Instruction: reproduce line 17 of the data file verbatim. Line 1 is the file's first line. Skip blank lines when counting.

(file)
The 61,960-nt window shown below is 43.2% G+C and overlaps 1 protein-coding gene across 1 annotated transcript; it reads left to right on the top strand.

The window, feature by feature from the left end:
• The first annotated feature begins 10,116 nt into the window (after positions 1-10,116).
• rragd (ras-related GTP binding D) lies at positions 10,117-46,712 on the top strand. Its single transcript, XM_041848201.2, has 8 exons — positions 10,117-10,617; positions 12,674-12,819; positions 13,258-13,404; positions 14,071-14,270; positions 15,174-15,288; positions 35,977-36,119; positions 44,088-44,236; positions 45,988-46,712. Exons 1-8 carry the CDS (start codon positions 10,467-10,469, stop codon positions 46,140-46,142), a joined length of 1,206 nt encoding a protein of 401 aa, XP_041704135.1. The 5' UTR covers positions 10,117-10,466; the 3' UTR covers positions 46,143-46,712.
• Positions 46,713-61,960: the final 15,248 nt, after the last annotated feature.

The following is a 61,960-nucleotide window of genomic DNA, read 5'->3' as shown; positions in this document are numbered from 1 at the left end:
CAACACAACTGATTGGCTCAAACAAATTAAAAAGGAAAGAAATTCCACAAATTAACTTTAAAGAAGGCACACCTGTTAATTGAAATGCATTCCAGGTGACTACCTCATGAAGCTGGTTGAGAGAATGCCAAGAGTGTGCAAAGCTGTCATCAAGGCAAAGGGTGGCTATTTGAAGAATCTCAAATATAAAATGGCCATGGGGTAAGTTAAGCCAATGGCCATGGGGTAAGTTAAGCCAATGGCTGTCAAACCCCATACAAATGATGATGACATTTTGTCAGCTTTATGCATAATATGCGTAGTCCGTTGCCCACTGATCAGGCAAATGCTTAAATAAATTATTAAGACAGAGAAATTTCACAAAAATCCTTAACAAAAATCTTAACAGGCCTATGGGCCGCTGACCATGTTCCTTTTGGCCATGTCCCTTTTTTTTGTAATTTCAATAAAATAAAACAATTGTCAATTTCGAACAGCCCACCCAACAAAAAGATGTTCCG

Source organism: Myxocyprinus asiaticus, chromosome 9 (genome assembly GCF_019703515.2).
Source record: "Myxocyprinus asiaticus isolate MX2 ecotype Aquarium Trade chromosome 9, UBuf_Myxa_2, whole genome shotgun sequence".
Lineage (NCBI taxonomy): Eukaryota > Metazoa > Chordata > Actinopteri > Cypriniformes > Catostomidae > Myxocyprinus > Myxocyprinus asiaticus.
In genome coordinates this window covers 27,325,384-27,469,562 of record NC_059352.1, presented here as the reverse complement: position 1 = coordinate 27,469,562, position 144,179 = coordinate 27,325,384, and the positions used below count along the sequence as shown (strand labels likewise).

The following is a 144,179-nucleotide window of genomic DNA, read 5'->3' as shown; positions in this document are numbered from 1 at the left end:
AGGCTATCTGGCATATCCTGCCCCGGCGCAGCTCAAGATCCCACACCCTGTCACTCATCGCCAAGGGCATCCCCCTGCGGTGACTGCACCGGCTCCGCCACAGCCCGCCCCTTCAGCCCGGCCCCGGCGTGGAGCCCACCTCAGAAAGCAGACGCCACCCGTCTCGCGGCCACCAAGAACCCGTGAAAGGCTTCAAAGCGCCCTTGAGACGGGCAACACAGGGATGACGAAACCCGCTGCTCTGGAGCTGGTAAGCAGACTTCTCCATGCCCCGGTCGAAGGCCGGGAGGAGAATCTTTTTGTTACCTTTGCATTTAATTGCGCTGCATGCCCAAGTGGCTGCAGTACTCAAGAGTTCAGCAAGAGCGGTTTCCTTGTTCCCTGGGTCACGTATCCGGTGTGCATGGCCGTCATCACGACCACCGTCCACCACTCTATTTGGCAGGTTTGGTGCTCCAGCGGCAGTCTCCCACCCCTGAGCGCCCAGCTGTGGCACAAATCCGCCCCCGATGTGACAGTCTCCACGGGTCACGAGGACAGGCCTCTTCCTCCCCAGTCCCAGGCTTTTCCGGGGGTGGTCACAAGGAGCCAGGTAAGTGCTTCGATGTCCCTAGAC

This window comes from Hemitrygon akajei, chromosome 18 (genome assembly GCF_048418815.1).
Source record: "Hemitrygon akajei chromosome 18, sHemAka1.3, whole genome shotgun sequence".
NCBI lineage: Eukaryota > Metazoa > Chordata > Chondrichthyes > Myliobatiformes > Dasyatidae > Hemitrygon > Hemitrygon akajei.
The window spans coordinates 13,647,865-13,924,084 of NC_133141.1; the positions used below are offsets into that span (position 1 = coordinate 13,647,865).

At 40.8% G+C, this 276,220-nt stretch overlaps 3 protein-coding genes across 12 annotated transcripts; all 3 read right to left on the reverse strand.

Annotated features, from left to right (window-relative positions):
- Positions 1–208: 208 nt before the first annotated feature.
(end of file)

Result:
The window spans coordinates 13,647,865-13,924,084 of NC_133141.1; the positions used below are offsets into that span (position 1 = coordinate 13,647,865).